Gang warfare is rife in the UK, especially in London with 50 plus killings so far this year. The steady rise in knife and gun attacks is in direct correlation to this is and has been increasing year-on-year, finally reaching a boiling point in January 2018. This seems to be having a detrimental effect on school children and what they deem as appropriate. In 2016-17 alone, 1,369 weapons were found at schools across the UK- a rise of almost 20% on the previous year. Children are arming themselves and heading off to school, some as young as four have been caught armed with knives and other lethal weapons. Is this as a result of children today becoming desensitised to violence?
Chief Constable Alf Hitchcock, the National Police Chiefs Council lead for knife crime, said: “Carrying a weapon of any kind in schools is not an issue for a school to deal with alone; police and partners will always be willing to work with them and take appropriate action.
“We have recently seen an increase in young people carrying knives, and this is worrying.
“We are responding to this trend by targeting those who carry them illegally and working with retailers to reduce the sale of knives to under-age people, through nationally co-ordinated operations.”
What preventative measures can schools take to try and educate children about knife crime and the rise in weapons in schools?
“Police involvement in schools, whether it be officers delivering talks and interactive sessions, or based in schools themselves as part of the Safer Schools Partnership, helps us to educate young people and explain why carrying a weapon illegally is never acceptable.”
Geoff Barton, General Secretary of the Association of School and College Leaders, said: “Schools work closely with the police to protect and educate their pupils, and in some cases, police officers are stationed in schools.
“Where appropriate, schools conduct searches and use metal detectors, and they implement robust disciplinary procedures against anyone found in possession of a weapon.”
The figures come amid a crackdown on knife crime in schools by some forces.
A recent inews team investigation has shown that at least one school child at every school in Britain is carrying a weapon. inews approached the nation’s most senior police officer to ministers, to discuss their disturbing findings; those in power insist they are well aware of the rise in knife crime and are taking steps – from a £500,000 Home Office fund for community projects to stationing police in hospitals – to tackle it.
However, during the inews team’s four-month investigation into knife crime in schools, they spoke to dozens of individuals from the communities affected from rural Wales to Surrey as well as Britain’s largest cities. The campaign groups for victims who deal with knife crime in schools suggested a few measures to be put in place which are badly needed to help tackle knife crime:
Anonymous reporting systems
A system where children can anonymously report about potential threats of children carrying weapons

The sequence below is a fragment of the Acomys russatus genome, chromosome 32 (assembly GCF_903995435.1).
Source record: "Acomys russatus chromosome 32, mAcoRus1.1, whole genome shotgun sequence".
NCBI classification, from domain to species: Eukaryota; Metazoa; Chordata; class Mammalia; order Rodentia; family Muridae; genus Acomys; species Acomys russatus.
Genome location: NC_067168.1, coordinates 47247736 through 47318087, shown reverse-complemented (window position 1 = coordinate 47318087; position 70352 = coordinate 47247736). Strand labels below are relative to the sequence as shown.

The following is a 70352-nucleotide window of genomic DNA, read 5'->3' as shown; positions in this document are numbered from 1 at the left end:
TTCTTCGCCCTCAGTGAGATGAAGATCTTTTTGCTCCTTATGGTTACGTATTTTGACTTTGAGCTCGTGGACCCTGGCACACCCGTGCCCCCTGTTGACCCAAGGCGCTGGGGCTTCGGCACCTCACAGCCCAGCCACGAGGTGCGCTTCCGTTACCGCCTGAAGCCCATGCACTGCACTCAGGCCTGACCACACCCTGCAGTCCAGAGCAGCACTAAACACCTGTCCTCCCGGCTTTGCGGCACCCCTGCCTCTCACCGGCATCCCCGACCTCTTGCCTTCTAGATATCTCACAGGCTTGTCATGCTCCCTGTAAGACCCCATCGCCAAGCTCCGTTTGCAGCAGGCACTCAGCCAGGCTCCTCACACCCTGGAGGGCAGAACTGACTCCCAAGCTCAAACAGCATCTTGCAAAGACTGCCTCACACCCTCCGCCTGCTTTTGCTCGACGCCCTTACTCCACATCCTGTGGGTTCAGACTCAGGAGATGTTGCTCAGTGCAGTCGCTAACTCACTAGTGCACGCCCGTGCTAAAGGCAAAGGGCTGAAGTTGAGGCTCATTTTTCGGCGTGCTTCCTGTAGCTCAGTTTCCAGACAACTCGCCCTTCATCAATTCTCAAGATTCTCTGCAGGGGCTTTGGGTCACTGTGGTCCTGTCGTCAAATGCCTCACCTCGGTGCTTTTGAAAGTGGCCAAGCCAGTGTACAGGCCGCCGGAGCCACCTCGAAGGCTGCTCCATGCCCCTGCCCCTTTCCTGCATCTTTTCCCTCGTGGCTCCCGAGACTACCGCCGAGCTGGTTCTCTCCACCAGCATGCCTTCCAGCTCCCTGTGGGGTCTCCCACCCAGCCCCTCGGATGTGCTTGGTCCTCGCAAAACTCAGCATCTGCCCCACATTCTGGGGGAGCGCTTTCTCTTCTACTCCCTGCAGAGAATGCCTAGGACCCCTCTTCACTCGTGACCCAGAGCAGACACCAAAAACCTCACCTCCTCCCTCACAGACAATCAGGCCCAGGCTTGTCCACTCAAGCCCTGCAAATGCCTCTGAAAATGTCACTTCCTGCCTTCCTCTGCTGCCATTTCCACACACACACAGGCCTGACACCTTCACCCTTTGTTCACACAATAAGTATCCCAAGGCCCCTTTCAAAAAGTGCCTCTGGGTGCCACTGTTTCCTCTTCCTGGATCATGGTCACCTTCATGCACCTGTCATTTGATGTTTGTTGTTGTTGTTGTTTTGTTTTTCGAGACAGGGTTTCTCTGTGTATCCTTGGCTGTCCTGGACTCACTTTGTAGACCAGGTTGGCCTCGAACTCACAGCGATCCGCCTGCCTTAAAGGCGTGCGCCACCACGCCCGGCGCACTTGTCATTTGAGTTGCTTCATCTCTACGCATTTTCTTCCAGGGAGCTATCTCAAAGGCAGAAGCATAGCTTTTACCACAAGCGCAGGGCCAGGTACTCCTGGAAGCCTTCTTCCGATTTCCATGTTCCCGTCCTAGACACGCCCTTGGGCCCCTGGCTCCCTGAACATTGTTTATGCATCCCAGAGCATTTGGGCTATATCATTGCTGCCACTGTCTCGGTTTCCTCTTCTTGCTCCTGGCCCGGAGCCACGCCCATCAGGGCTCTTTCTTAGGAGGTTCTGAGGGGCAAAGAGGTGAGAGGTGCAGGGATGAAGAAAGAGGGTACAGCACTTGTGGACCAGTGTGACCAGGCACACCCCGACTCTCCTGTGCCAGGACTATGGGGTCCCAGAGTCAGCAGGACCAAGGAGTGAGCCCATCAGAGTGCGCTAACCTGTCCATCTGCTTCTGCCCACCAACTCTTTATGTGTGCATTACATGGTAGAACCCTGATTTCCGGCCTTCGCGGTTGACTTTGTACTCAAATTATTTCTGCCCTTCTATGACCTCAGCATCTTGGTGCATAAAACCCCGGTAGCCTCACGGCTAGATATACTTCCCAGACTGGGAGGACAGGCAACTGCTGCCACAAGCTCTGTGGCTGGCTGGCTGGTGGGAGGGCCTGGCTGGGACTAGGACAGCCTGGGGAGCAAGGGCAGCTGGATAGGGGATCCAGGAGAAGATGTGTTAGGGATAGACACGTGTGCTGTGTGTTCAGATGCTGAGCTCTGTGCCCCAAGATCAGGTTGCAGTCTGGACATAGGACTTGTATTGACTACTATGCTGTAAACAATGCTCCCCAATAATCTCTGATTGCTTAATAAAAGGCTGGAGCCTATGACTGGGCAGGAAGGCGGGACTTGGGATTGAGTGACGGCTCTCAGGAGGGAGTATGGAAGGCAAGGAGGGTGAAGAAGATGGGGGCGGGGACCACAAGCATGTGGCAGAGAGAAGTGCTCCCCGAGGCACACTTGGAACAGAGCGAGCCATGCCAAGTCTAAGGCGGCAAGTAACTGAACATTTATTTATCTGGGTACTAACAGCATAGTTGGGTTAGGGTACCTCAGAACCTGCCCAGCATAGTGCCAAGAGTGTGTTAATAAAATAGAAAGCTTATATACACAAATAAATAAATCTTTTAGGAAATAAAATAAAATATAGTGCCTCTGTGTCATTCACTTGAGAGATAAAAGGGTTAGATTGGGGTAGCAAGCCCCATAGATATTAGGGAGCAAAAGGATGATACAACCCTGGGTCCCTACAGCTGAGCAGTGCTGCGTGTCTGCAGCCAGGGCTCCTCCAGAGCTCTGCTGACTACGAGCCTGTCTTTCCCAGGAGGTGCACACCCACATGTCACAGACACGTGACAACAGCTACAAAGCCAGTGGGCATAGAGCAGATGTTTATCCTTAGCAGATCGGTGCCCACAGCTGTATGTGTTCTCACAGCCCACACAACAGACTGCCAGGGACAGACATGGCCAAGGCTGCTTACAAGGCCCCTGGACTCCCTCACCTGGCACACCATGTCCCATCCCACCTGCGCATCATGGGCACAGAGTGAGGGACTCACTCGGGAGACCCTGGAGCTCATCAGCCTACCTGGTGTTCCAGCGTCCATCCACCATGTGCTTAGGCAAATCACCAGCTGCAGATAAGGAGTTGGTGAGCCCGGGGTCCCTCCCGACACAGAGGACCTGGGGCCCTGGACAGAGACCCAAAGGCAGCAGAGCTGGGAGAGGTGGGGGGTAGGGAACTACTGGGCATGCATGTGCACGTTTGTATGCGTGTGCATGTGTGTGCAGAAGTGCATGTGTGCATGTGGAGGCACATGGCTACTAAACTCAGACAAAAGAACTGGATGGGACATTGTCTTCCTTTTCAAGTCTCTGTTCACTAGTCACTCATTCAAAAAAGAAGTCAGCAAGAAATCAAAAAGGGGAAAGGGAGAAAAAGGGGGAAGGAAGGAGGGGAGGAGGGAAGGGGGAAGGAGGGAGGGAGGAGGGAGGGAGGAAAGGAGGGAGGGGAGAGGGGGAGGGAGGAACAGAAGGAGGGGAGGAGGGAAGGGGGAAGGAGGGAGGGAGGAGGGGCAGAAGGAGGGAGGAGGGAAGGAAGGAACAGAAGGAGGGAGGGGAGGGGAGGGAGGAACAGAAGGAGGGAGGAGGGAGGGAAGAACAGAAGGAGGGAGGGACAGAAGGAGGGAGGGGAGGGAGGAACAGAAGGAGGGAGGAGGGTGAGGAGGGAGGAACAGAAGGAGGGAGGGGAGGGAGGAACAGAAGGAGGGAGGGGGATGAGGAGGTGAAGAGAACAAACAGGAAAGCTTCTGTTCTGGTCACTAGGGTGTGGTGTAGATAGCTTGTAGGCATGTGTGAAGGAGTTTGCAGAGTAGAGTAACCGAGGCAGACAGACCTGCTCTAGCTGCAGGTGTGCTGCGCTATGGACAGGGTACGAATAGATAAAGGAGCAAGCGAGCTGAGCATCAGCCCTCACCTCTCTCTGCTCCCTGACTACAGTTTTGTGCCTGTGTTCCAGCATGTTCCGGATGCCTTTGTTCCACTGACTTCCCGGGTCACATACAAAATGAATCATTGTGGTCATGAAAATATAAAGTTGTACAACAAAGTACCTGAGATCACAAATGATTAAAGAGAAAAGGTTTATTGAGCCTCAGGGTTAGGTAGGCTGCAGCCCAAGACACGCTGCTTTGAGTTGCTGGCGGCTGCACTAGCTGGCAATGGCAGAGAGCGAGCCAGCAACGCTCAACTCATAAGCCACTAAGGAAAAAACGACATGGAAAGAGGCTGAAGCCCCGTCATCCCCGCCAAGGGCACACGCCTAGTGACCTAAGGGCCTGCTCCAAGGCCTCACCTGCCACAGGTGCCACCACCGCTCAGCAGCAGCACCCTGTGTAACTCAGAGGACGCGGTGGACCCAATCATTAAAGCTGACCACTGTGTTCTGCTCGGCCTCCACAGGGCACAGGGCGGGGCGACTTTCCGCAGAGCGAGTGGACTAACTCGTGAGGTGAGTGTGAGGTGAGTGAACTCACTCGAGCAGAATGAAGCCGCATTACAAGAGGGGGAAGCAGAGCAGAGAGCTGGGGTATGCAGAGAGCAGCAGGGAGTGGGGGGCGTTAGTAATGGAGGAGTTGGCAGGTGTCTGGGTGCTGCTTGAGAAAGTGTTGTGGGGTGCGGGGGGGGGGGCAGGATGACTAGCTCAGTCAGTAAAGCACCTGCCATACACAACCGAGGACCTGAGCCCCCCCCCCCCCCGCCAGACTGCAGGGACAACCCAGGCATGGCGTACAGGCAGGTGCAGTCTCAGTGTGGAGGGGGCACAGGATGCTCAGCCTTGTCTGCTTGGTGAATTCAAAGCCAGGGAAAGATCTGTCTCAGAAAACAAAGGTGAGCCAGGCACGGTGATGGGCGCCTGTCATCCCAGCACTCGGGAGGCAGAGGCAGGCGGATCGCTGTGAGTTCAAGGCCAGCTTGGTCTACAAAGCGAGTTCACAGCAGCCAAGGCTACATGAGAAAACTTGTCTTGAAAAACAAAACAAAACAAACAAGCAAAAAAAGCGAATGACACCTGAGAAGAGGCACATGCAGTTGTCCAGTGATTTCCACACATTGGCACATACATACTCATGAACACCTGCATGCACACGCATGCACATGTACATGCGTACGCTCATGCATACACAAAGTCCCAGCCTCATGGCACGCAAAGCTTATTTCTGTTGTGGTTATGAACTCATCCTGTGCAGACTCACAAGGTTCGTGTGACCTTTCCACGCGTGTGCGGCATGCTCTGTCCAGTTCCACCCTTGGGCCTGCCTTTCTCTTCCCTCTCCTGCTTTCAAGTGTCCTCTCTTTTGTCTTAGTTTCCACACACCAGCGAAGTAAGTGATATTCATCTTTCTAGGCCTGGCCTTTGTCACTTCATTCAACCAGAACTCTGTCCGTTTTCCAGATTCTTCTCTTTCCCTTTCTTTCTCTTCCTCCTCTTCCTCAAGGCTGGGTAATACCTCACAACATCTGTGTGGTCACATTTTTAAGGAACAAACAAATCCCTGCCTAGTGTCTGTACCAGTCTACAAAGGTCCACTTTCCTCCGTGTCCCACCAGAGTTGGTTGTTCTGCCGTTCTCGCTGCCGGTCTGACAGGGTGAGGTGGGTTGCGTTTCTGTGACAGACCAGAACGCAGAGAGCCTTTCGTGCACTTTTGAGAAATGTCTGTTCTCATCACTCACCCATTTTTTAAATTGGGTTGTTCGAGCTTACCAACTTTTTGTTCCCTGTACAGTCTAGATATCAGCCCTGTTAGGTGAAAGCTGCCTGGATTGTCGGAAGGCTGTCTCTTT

Add it to the Curriculum
Every secondary school offers its’ pupils guidance on personal development. Teaching unions and Headteachers say this time should be used to deliver the message that informs them of the repercussions of carrying a knife; increases the risk of injury, death or imprisonment. But senior staff warn that schools often struggle to find room in the curriculum and the resources to drive home this lesson. One knife crime reduction charity, Word 4 Weapons, said that half of the schools where it offered to provide lessons responded that they had no budget to fund the initiative.
Make it compulsory
Campaigners and London Mayor, Sadiq Khan have said they would like to see it made compulsory for schools to have a plan to help prevent knife crime and support students and families in the event of an incident. The Ben Kinsella Trust, which works to reduce youth knife crime, said it would like to see the development of an adequate prevention plan introduced as one of the requirements for a school to pass its Ofsted inspection.
Funding for youth services
Unison, the trade union, reported that nearly £387million was cut from the youth services budget between 2010 and 2016. Youth workers argue that these interventions with teenagers who are vulnerable to being persuaded to carry knives were vital in achieving a pattern which saw knife crime falling until 2011. They would like to see new financial resources that offer the same or similar services.
Police in schools
Since 2006, it has been Government policy to dedicate a police officer to schools in areas where there are problems with anti-social behaviour. The scheme was credited with halving crime within a 200m radius of participating schools. But austerity has had an impact on this scheme. In some places, such as London, the number of these Safer Schools Officers is increasing and Scotland Yard intends to have one such liaison officer for every secondary school in the capital. But elsewhere the picture is less positive. Research last year showed a 20% drop in the number of school-based officers and 13 forces have none at all. In Nottinghamshire, one school dipped into its own budget to fund an officer. Campaigners argue there is an urgent case for funding such schemes.